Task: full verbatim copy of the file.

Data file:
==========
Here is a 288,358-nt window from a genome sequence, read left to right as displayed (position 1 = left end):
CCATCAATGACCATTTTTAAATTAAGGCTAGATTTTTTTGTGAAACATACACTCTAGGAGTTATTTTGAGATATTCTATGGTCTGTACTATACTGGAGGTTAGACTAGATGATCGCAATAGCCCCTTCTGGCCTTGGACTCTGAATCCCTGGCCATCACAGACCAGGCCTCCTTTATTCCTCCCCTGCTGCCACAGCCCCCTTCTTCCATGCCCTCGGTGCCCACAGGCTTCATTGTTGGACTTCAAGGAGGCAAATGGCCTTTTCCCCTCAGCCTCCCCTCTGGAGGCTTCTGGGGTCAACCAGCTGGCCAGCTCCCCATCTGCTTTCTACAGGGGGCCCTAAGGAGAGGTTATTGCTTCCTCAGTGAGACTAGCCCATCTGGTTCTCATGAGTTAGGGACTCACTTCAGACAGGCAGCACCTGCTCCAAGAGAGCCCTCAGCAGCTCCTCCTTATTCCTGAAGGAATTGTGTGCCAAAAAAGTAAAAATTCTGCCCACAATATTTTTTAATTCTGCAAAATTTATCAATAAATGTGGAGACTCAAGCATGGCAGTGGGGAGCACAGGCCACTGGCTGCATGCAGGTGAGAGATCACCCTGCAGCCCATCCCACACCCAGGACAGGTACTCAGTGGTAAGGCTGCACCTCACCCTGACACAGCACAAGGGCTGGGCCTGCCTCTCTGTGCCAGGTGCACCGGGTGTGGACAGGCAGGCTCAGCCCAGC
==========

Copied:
Here is a 288,358-nt window from a genome sequence, read left to right as displayed (position 1 = left end):
CCATCAATGACCATTTTTAAATTAAGGCTAGATTTTTTTGTGAAACATACACTCTAGGAGTTATTTTGAGATATTCTATGGTCTGTACTATACTGGAGGTTAGACTAGATGATCGCAATAGCCCCTTCTGGCCTTGGACTCTGAATCCCTGGCCATCACAGACCAGGCCTCCTTTATTCCTCCCCTGCTGCCACAGCCCCCTTCTTCCATGCCCTCGGTGCCCACAGGCTTCATTGTTGGACTTCAAGGAGGCAAATGGCCTTTTCCCCTCAGCCTCCCCTCTGGAGGCTTCTGGGGTCAACCAGCTGGCCAGCTCCCCATCTGCTTTCTACAGGGGGCCCTAAGGAGAGGTTATTGCTTCCTCAGTGAGACTAGCCCATCTGGTTCTCATGAGTTAGGGACTCACTTCAGACAGGCAGCACCTGCTCCAAGAGAGCCCTCAGCAGCTCCTCCTTATTCCTGAAGGAATTGTGTGCCAAAAAAGTAAAAATTCTGCCCACAATATTTTTTAATTCTGCAAAATTTATCAATAAATGTGGAGACTCAAGCATGGCAGTGGGGAGCACAGGCCACTGGCTGCATGCAGGTGAGAGATCACCCTGCAGCCCATCCCACACCCAGGACAGGTACTCAGTGGTAAGGCTGCACCTCACCCTGACACAGCACAAGGGCTGGGCCTGCCTCTCTGTGCCAGGTGCACCGGGTGTGGACAGGCAGGCTCAGCCCAGC